The Michigan Engineer News Center

Lefkofsky Scholar Nagrath receives grant to develop cancer diagnostic

Chemical Engineering assistant professor, Sunitha Nagrath, Ph.D., along with Andrew Rhim, M.D., from gastroenterology, recently were named Lefkofsky Scholars.| Medium Read

Ph.D., along with Andrew Rhim, M.D., from gastroenterology, recently were named Lefkofsky Scholars and each will receive a $75,000 per year research grant for 2-3 years to develop an inexpensive blood test for early stage cancer that is available for clinical use as part of routine healthcare.

Dr. Nagrath’s lab has been developing state of the art microfluidic devices using fundamental fluidic principles and incorporating nanomaterials. According to the project summary, Dr. Nagrath has already developed microfluidic devices that “can rapidly identify CECs and cellular material called exosomes (shed by tumor cells) from the blood stream with unprecedented specificity and efficiency.”  Dr. Nagrath joined the chemical engineering faculty at Michigan in 2010.  Previously, she did post doctoral research and was a faculty member at Harvard Medical School/Massachusetts General Hospital.

Senior scientists, Dr. Diane Simone, a leader in pancreatic cancer research and director of the Translational Oncology Program at North Campus Research Complex (NCRC), and nanotechnology expert, Dr. Joerg Lahann, professor of chemical engineering and the director of the Biointerfaces Program, also located at NCRC, will serve as mentors for Nagrath and Rhim. The Lefkofsky Scholar Initiative announcing the awards states that, “The two programs create a unique innovation ecosystem at the North Campus Research Complex; by encouraging creative thinking, and high-risk-and-reward research, this interdependence generates the effective approach needed to tackle the complex problems of cancer.”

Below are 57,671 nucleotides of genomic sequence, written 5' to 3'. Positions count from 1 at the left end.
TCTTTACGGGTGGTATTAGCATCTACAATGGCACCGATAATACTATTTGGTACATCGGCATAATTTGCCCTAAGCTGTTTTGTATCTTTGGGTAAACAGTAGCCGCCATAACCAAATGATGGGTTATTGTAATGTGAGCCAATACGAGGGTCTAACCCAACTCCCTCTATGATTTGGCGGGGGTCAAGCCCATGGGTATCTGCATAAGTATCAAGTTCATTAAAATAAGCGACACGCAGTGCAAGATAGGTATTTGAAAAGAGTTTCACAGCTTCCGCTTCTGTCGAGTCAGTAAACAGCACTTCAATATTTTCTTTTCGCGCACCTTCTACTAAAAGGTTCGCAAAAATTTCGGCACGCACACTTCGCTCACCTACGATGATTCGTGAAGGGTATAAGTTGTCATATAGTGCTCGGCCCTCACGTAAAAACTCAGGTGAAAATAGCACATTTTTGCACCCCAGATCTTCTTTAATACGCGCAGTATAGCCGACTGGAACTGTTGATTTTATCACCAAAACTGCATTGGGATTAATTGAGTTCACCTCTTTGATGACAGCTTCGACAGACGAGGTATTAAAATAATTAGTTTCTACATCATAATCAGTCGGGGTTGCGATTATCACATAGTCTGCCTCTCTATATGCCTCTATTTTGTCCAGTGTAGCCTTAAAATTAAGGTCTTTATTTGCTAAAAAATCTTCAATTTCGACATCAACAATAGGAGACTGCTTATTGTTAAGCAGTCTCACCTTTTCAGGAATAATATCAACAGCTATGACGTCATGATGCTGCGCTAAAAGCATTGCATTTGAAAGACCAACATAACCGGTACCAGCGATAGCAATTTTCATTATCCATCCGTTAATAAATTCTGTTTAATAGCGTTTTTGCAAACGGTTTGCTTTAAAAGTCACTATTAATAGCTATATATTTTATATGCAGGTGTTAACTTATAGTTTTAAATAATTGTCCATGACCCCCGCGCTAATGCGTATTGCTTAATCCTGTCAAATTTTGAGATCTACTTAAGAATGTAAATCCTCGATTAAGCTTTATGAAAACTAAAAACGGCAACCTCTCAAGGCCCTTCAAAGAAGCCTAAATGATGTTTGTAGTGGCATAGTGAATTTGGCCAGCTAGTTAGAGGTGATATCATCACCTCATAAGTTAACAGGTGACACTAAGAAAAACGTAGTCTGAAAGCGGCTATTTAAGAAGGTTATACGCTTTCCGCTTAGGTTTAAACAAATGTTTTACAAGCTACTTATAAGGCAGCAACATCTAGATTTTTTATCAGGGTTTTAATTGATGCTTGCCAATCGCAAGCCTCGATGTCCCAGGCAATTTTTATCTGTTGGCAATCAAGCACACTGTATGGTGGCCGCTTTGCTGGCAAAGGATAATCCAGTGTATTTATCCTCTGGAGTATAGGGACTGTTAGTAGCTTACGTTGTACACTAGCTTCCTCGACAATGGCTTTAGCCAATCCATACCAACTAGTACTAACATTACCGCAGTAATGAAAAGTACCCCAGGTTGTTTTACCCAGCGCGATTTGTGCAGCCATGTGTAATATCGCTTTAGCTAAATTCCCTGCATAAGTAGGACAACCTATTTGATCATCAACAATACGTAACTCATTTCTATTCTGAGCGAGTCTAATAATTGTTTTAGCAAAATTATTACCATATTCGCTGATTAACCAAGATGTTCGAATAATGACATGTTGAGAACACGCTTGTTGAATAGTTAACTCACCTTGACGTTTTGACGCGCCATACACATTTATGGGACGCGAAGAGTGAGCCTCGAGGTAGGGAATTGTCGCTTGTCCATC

EnlargeThe pseudo-colored SEM image of the captured cancer cells spiked into blood on the CTC Carpet chip. Cancer cells and WBCs were shown in red and blue respectively.
IMAGE:  The pseudo-colored SEM image of the captured cancer cells spiked into blood on the CTC Carpet chip. Cancer cells and WBCs were shown in red and blue respectively. Photo: Mina Zenali

According to Nagrath, “The influx of funds is encouraging on many levels. It provides essential resources to continue this significant high risk research that could be applied not only for pancreatic cancer but also across many solid tumors, including lung, breast and prostate. Also, it is gratifying that engineers can play significant role in a challenging battle against cancer.”

Thanks to “The Lefkofsky Scholar Initiative: A Michigan model Transforming medicine through collaboration” for information about the scholar program and to the U-M Health System article titled “U-M researchers get $1.5M grant to develop customized pancreatic cancer treatment” about the grant from the Lustgarten Foundation.

The pseudo-colored SEM image of the captured cancer cells spiked into blood on the CTC Carpet chip. Cancer cells and WBCs were shown in red and blue respectively.
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